The ironic piece of all of this is that many of the wellness practices we engage in can be attributed to communities of color. White people have appropriated these practices and then limited access just for themselves. It’s wellness colonization.
How to Be Anti-Racist in Wellness
So what are we going to do about it?
I am certainly not a anti-racism teacher or academic so I will be deferring to resources from Black and minority voices and teachers to share how we can become actively anti-racist in the wellness community.
The first step is to uncover your own racist biases.
I encourage you to start with these resources:
- Diversity Workbook by Dive in Well
- Expressive Writing Prompts for White Fragility and Spiritual Bypassing by Leesa Renee Hall
- Anti-Racism for Wellness and Fitness Professionals Course by Chrissy King
- The Anti-Racism Daily Newsletter from Nicole Cardoza
Read both. Learn. Listen. Fill out the writing prompts. Let it sink in.
The next step is to implement change.
I’m not going to repeat the actions listed in the Diversity Workbook as you should really consider financially supporting them to get access to to their suggestions. Instead I’ll share how we are implementing change to be anti-racist in wellness.
- Making sure this space is inclusive of all backgrounds. This includes all of our messaging, images and anything we promote. If it doesn’t support people of color and/or isn’t accessible to them, we will not promote it.
- Not working with any brands that do not also support BIPOC and/or aren’t including BIPOC in their messaging, influencers or promotions.
- Utilizing the blog and social media to promote stories and work from BIPOC. We don’t need another white girl teaching you how to make matcha 😉
- We have always offered a sliding scale to BIPOC for Camp Wellness, however we will officially be offering Camp Wellness for free to communities of color until further notice. We consider these reparations for generations of abuse and not gifts or donations.
- Taking consideration of where a wellness practice was created and if credit is appropriately applied and/or if there’s a better voice to share it.
- Staying in my own lane. While I want to ensure what we share is inclusive, I cannot understand the pain and the hardship of people of color so I will not create tips and resources to speak to those communities. I will certainly continue to promote and amplify the people who do.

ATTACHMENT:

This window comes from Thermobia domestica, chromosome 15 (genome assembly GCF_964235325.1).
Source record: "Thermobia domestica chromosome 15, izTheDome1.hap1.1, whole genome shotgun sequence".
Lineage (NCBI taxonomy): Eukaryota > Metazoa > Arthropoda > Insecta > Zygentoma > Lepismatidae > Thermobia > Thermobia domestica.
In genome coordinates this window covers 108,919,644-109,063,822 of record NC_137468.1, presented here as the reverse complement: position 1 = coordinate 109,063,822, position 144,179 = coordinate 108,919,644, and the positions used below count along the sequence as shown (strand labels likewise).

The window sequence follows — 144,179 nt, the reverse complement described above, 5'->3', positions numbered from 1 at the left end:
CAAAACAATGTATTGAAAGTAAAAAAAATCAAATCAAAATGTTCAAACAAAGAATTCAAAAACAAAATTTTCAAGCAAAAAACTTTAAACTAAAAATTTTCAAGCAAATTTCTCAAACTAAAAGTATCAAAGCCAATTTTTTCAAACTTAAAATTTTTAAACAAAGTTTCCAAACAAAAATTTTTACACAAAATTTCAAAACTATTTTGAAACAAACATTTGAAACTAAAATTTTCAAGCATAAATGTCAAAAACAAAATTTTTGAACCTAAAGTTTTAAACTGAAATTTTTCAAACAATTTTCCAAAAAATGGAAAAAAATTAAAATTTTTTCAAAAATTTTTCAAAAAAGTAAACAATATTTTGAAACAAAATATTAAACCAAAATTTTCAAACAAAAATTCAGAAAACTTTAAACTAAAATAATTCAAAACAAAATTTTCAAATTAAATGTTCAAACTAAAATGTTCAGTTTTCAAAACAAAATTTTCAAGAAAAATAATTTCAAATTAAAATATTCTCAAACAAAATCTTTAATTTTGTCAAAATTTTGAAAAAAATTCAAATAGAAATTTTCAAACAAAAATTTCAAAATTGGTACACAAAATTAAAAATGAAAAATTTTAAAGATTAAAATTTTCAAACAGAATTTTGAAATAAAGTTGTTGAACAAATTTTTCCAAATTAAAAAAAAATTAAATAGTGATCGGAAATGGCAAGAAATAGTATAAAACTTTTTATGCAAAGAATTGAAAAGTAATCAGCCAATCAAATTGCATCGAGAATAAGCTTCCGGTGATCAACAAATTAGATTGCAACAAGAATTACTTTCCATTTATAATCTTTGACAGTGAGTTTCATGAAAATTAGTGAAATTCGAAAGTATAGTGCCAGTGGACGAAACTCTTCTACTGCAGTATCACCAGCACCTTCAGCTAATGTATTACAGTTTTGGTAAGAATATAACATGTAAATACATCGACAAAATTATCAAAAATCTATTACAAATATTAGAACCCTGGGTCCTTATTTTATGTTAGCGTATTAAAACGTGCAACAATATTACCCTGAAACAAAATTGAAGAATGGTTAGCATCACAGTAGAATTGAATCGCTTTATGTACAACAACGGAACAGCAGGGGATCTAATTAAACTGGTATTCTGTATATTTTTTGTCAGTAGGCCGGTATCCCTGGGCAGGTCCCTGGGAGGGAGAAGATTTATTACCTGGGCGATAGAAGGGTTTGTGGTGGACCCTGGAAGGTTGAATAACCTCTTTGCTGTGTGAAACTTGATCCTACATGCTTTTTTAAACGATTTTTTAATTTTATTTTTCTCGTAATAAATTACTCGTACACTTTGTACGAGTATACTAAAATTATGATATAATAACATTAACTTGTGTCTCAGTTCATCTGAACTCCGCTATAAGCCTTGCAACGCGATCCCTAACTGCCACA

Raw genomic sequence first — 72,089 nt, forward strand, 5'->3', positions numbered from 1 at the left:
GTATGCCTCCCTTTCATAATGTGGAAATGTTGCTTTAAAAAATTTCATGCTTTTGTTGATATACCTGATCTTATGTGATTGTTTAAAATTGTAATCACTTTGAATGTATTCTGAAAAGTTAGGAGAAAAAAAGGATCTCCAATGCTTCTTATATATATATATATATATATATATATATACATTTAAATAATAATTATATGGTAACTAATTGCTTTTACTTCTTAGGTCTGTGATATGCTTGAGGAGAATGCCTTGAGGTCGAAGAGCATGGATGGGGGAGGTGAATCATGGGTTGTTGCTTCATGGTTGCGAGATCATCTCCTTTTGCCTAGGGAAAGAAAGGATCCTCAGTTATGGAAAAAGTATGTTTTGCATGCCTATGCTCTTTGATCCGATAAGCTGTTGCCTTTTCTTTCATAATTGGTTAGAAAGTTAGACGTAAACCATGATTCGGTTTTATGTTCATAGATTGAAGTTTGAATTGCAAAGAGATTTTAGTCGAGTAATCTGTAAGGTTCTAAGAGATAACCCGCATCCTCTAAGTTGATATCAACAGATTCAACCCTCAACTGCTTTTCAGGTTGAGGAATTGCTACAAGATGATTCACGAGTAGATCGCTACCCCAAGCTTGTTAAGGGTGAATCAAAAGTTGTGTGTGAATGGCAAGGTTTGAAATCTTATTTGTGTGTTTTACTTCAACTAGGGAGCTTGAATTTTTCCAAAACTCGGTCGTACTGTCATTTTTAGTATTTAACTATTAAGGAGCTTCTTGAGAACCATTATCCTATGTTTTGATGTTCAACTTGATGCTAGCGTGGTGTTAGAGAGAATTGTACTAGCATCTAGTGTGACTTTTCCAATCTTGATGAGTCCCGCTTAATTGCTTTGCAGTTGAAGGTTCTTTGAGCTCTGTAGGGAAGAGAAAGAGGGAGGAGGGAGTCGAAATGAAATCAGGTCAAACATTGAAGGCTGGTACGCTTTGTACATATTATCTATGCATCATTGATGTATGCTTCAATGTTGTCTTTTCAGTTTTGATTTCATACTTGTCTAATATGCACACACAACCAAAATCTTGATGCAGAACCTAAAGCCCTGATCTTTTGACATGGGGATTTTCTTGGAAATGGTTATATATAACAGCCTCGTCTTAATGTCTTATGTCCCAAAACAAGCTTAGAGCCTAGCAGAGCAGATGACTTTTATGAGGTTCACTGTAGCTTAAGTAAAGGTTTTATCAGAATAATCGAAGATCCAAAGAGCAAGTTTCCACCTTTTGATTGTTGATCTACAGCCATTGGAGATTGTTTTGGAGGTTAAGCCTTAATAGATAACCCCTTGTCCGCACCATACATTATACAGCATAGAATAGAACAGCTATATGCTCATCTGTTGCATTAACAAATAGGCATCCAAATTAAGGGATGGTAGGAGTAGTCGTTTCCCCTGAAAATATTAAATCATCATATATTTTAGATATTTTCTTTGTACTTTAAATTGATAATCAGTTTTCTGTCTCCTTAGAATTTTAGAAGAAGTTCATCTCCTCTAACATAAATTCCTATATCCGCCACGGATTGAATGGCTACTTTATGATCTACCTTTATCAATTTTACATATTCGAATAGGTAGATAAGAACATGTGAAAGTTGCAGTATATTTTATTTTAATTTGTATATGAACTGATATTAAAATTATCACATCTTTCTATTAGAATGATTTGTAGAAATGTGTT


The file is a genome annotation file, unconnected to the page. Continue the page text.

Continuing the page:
- A huge overhaul of THM to be more inclusive of voices from different backgrounds – stay tuned!
Black Women in Wellness to Follow
I wanted to highlight a list of Black Women in Wellness to follow for inspiration. I’ve had the opportunity to chat with many of these women on the podcast and some I’ve followed for years. This list is not exhaustive. There are MANY more voices of color in the wellness space. Please share any you love in the comments below and of course, check out this list for inspiration.
Koya Webb – Koya is such an inspiring voice in the wellness space! She is a yoga teacher, health coach, author and speaker who promotes a few of my favorite things: self care, eco-friendly living, mental health and social injustices. Listen to their episode on the podcast.
Alex Elle – Alex is one of my favorite IG follows. She is such a light in that space – her words are so powerful! Alex is an author and wellness consultant that teaches workshops and retreats. Her mission is to build community and self-care practices. She’s also an author of multiple books… highly recommend!
Lauren Ash – Lauren is a trailblazer in the wellness space for the Black community. She is the founder of Black Girl in Om where she creates content and experiences speaking directly to Black women and women of color. She is a meditation guide, yoga instructor, speaker and host of the Black Girl Om podcast.
Latham Thomas – Latham is changing the conversation when it comes to women and childbirth. She is the founder of Mama Glow, a company that supports women through fertility, pregnancy, after birth and into new motherhood. She is also using her voice to educate on the injustices towards Black women when it comes to fertility and childbirth. Listen to their episode on the podcast.
Lalah Delia – Lalah is the founder of Vibrate Higher Daily, a wellness company dedicated to helping people to live a higher vibrational life. She helps people return to their empowered, whole selves.
Maryam Hasnaa – Maryam’s focus is on teaching other’s to live their soul’s purpose. LOVE THIS! She incorporates ancient wisdom with new information to teach deep transformational healing.
Tiffany Ima – I am here for Tiffany’s message! She shows up in her real, authentic voice and image to help others embrace their body. She shares simple tips to help build your body confidence and become the woman you always dreamed of becoming. Listen to their episode on the podcast.
Arielle Lawrence – I still think about our conversation regularly… it was so impactful! Ariel has lived with diabetes for 12+ years and has made it her mission to use her platform, Just a Little Suga’ to support and educate people of color about diabetes. So so important! Listen to their episode on the podcast.
Erica Chidi – Erica worked as a doula in the San Francisco prison system – working with pregnant inmates. She has since co-founded LOOM to “empower people as they navigate their sexual and reproductive experience.” Erica is passionate about helping people cultivate body literacy and sex positivity. If you’re pregnant, check out her book, “Nurture: A Modern Guide to Pregnancy, Birth and Early Motherhood.”
Jessamyn Stanley – I love Jessamyn and her message of body positivity. She is a yoga teacher that focuses classes around body positivity by encouraging students to ask “how do I feel?” rather than “how do I look”. Listen to their episode on the podcast.
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We have a long way to go in making the wellness space more equitable and more importantly, just. I also acknowledge how much work I need to do personally to unravel my own biases and ways in which I’ve benefited from white privilege. But I’m a firm believer that none of us can be “well” if only some of us can be well. We have an opportunity to redefine what wellness means. I hope we can expand beyond the notion of “self-care” to be inclusive of all care. We are committed to this process. We hope you will be too.